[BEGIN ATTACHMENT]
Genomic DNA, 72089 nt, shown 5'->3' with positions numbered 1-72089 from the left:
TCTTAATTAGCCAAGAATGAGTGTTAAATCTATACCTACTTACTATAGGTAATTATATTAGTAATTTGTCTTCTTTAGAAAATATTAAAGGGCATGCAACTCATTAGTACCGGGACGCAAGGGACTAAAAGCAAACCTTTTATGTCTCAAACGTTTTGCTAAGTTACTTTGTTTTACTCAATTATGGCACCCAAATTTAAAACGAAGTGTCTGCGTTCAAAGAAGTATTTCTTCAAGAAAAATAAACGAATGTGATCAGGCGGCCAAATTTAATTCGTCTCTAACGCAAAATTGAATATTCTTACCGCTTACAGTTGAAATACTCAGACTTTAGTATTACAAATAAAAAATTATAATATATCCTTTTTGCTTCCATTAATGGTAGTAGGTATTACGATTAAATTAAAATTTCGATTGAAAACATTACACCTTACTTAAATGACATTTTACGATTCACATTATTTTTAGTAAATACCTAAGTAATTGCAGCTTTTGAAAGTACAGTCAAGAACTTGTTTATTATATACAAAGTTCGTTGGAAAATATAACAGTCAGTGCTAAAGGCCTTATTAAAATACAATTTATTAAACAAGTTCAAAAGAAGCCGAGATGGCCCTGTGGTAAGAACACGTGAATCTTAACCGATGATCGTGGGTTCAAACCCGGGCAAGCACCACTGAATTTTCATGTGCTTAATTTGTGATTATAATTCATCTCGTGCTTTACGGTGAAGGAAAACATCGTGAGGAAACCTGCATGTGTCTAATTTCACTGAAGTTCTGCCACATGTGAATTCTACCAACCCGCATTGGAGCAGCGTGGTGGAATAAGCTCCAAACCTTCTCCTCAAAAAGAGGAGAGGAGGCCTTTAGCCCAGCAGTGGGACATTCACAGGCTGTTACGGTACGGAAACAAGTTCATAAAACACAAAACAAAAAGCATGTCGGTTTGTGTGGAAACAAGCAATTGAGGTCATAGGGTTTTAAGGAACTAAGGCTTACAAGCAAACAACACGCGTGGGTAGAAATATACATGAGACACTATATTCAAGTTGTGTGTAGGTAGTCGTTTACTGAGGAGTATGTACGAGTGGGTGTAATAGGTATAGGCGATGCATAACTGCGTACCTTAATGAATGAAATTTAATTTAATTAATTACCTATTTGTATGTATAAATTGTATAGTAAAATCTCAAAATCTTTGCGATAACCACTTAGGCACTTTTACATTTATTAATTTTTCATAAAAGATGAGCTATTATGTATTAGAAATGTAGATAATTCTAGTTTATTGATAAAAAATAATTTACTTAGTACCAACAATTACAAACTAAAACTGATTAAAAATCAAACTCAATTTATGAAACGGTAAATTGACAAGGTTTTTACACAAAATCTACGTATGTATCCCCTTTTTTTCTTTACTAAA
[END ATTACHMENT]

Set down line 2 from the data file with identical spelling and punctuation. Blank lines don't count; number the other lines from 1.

TCTTAATTAGCCAAGAATGAGTGTTAAATCTATACCTACTTACTATAGGTAATTATATTAGTAATTTGTCTTCTTTAGAAAATATTAAAGGGCATGCAACTCATTAGTACCGGGACGCAAGGGACTAAAAGCAAACCTTTTATGTCTCAAACGTTTTGCTAAGTTACTTTGTTTTACTCAATTATGGCACCCAAATTTAAAACGAAGTGTCTGCGTTCAAAGAAGTATTTCTTCAAGAAAAATAAACGAATGTGATCAGGCGGCCAAATTTAATTCGTCTCTAACGCAAAATTGAATATTCTTACCGCTTACAGTTGAAATACTCAGACTTTAGTATTACAAATAAAAAATTATAATATATCCTTTTTGCTTCCATTAATGGTAGTAGGTATTACGATTAAATTAAAATTTCGATTGAAAACATTACACCTTACTTAAATGACATTTTACGATTCACATTATTTTTAGTAAATACCTAAGTAATTGCAGCTTTTGAAAGTACAGTCAAGAACTTGTTTATTATATACAAAGTTCGTTGGAAAATATAACAGTCAGTGCTAAAGGCCTTATTAAAATACAATTTATTAAACAAGTTCAAAAGAAGCCGAGATGGCCCTGTGGTAAGAACACGTGAATCTTAACCGATGATCGTGGGTTCAAACCCGGGCAAGCACCACTGAATTTTCATGTGCTTAATTTGTGATTATAATTCATCTCGTGCTTTACGGTGAAGGAAAACATCGTGAGGAAACCTGCATGTGTCTAATTTCACTGAAGTTCTGCCACATGTGAATTCTACCAACCCGCATTGGAGCAGCGTGGTGGAATAAGCTCCAAACCTTCTCCTCAAAAAGAGGAGAGGAGGCCTTTAGCCCAGCAGTGGGACATTCACAGGCTGTTACGGTACGGAAACAAGTTCATAAAACACAAAACAAAAAGCATGTCGGTTTGTGTGGAAACAAGCAATTGAGGTCATAGGGTTTTAAGGAACTAAGGCTTACAAGCAAACAACACGCGTGGGTAGAAATATACATGAGACACTATATTCAAGTTGTGTGTAGGTAGTCGTTTACTGAGGAGTATGTACGAGTGGGTGTAATAGGTATAGGCGATGCATAACTGCGTACCTTAATGAATGAAATTTAATTTAATTAATTACCTATTTGTATGTATAAATTGTATAGTAAAATCTCAAAATCTTTGCGATAACCACTTAGGCACTTTTACATTTATTAATTTTTCATAAAAGATGAGCTATTATGTATTAGAAATGTAGATAATTCTAGTTTATTGATAAAAAATAATTTACTTAGTACCAACAATTACAAACTAAAACTGATTAAAAATCAAACTCAATTTATGAAACGGTAAATTGACAAGGTTTTTACACAAAATCTACGTATGTATCCCCTTTTTTTCTTTACTAAA